The Muse Presidency, Part 4: Technology and Globalization, 2001-2007
Part 10 of 10
Hinds Community College in the Modern Era
As Hinds Community College entered the 21st century, two factors combined to revolutionize education: the application of computer and other electronic technology to education and the evolution of a more global society.
Hinds was actively involved in both.
Hinds entered the computer age in January 1963 with the arrival of four IBM instructional machines used in courses in the first data processing major offered by a Mississippi junior college. A few months later Hinds purchased an IBM 1620 computer for $98,000 to be used for college record-keeping and other business purposes. According to various sources, the 1620's nickname was CADET, an acronym for Can't Add Doesn't Even Try. In 1970 Hinds replaced the 1620 with its first mainframe, an IBM System/3 with a 1-megabyte removable hard drive, 1-megabyte fixed hard drive and 64 kilobytes of RAM. The machine took all night to process data from each day of registration. (In comparison, the modest computer on the author's office desk has 30,000 times the storage capacity and 8,000 times the memory of the 1970 mainframe.)
From those humble beginnings, Hinds progressed through a series of mainframes until the acquisition of an IBM pP505 in 2005, a machine with capabilities undreamt of a mere generation earlier. Personnel now engaged in associated information technology include 20 full-time and seven part-time employees.
In the meantime, Hinds applied electronic technology to classroom instruction. Under the aggressive leadership of Academic Dean Dr. Floyd Elkins, Hinds became the first Mississippi junior college to open an electronic media center in 1968. That same year Hinds students could take telecourses in basic engineering from the University of Mississippi. (On a lower technological level, 11 telephones were available to more than 800 dorm students.)
At the direction of President Clyde Muse, through the 1980s and 1990s Hinds invested heavily in technology, with actual implementation often in the hands of Dr. David Durham, a Hinds employee since 1970. In 1989 the Hinds library became the state's first academic repository to inaugurate a fully automated library system, including a public access catalog. By 2005 Durham had overseen the installation of a district-wide communications network that linked every office at every location to the central system. Desktop computers with Internet access were available in every office and in numerous classrooms.
Hinds ventured further into technology in 2000 by offering classes through the Mississippi Virtual Community College Network. The network, a consortium of 14 community colleges, enabled students to take college classes via Internet, replacing the video-conferencing "distance learning" efforts of the 1990s.
Hinds' first forays into globalization began in the early 1990s with the creation of an International Trade Center component within the Resource and Coordinating Unit for Economic Development (RCU, covered in the November issue of On Campus) and participation in a British Studies consortium with the University of Southern Mississippi. The latter enabled Hinds students and faculty to take summer courses at prestigious British colleges and to engage in various cultural activities.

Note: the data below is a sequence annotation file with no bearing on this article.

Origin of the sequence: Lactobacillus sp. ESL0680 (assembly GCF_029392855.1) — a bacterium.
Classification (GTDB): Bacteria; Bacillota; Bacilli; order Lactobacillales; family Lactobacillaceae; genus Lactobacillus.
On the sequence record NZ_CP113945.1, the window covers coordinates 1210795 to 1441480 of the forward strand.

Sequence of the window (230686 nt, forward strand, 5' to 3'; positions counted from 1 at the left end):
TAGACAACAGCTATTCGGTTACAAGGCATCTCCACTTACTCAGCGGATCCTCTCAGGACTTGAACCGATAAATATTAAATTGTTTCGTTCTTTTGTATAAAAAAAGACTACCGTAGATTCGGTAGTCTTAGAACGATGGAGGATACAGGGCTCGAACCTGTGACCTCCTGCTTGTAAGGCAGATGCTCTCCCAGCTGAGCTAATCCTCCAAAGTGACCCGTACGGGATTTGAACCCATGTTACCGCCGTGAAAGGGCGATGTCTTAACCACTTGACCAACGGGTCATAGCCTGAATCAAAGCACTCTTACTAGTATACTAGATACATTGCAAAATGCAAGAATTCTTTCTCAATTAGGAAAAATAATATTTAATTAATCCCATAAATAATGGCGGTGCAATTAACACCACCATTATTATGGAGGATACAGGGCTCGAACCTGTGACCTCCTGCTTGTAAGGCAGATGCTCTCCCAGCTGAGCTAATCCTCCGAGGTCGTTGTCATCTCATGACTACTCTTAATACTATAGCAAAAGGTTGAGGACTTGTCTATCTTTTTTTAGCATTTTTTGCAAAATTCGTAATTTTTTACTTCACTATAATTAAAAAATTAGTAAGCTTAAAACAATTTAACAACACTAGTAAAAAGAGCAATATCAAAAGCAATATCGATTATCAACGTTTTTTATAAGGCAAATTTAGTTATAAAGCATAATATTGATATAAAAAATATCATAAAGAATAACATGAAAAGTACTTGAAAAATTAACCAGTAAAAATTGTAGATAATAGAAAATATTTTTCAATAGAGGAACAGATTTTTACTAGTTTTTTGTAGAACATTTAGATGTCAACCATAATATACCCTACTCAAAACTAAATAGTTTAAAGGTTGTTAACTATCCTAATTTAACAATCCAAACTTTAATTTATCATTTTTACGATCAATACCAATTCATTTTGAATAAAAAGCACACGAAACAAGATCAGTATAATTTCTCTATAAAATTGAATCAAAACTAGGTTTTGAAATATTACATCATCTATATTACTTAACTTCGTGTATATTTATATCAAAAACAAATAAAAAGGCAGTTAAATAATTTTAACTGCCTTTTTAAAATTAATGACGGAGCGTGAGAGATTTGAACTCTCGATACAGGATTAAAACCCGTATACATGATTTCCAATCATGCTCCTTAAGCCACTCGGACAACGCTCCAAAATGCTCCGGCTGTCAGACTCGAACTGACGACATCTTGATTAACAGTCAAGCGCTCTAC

An unexpected British connection began in 1995 when two instructors from Bridgwater College, Somerset County, England, were visiting the United States. While driving on Interstate 20, they saw a Hinds Community College sign and, on the spur of the moment, decided to pay a visit. Conversations with Muse and RCU Director Robert Mullins led to a lively exchange program, beginning in 1996. Since that date, groups of Hinds faculty and students have traveled to Bridgwater yearly, studying the British educational system and experiencing the rich cultural life of the country. (Hinds provides airfare, while participants cover other expenses and stay in the homes of Bridgwater instructors.) Hinds' Bridgwater counterparts reciprocate on at least an annual basis.
Much farther afield, in 1996 Hinds joined Community Colleges for International Development (CCID), with Muse serving on the board of directors. That year Muse was one of 10 American community college presidents invited by CCID to visit Russia to assess possibilities for future business and educational exchange programs. This resulted in an exchange program between Hinds and Adler College in Sochi, Russia, a resort area on the Black Sea and future host of the 2014 Winter Olympics.
In concluding this series of articles, the author wishes to briefly compare the institution that first opened its doors to students in fall 1917 to the one that now functions, 90 years later. From an original Hinds County Agricultural High School enrollment of 117 in 1917, Hinds Community College in 2006-2007 served some 17,716 students in a myriad of programs including academic, technical, career, workforce and secondary offerings.
The original Raymond campus of 45 acres and four buildings valued at $75,000 has seen phenomenal growth to 177 buildings, 1,700 acres and other major facilities located in Jackson, Rankin County, Utica and Vicksburg. The college budget exceeds $98,000,000.
Despite its impressive growth and diversification, the college remains true to its original functions: to make education accessible and affordable to the common citizen. Relying on this fundamental formula, Hinds can look forward to further generations of service to the nation, the state and the community.